I started writing for TSS three years ago in the summer of 2010. I was going to be a college junior and knew I liked music, so I badgered the hell of Gotty to let me join the crew. Around the same time, I started habitually playing Wavves’ King of the Beach because it just made sense. I was an idiot 20 year old and the rambunctious riffs of Wavves’ second album made sense to me in the same way Green Day’s Dookie did when I first started listening to it in middle school–all cynical suburban malaise and that lost feeling you get when you kind of know what you want to do but really don’t.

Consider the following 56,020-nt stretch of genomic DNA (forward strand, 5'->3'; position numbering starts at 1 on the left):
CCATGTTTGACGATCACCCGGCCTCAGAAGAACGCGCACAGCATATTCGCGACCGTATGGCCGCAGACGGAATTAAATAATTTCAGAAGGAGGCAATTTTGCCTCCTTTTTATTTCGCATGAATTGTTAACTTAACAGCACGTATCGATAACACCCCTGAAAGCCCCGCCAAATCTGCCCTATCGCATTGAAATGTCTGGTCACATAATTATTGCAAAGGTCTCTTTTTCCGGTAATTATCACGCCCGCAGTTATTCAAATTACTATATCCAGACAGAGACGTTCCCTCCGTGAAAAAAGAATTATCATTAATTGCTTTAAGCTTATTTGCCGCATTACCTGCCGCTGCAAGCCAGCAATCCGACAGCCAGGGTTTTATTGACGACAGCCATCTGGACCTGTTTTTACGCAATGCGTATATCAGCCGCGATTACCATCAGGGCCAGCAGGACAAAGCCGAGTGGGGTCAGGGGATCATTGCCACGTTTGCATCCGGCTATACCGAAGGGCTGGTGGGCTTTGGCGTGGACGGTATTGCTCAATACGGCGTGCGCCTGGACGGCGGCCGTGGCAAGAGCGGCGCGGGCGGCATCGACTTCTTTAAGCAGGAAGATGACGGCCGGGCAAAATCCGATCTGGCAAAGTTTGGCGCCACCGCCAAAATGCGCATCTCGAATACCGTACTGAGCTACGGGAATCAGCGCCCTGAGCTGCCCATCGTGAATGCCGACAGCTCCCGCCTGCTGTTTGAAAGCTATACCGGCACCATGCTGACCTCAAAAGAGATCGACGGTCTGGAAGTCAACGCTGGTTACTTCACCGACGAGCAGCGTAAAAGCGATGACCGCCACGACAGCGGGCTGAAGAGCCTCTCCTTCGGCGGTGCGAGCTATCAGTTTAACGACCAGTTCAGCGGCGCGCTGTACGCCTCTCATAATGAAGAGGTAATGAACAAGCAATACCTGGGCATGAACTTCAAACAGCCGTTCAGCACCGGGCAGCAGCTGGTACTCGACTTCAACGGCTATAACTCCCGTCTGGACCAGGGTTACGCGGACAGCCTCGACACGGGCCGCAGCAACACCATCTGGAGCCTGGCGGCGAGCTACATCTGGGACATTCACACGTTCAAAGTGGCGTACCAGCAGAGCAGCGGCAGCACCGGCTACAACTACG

Anyways, I remember posting a few things on Wavves as some of my first pieces for the site. They bombed, and rightfully so: TSS was all Hip-Hop, all the time in 2010. As it should be. But Wavves–despite frontman Nathan Williams’ recalcitrance to almost anything–makes infectious music for fans of any genre. This aesthetic is still apparent on the group’s fourth album, Afraid of Heights, which is well worth the continual stream over at NPR.
Oftentimes I still don’t know what I want to do with my life. Neither does Williams. He laments (as he’s wont to do) on Afraid of Height‘s “Sail to the Sun,” “We’ll all die alone, just the way we lived.” But it’s good to know I have this catchy-as-all-hell album in the back pocket for when I’m going static. And, most important, it’s something to write about.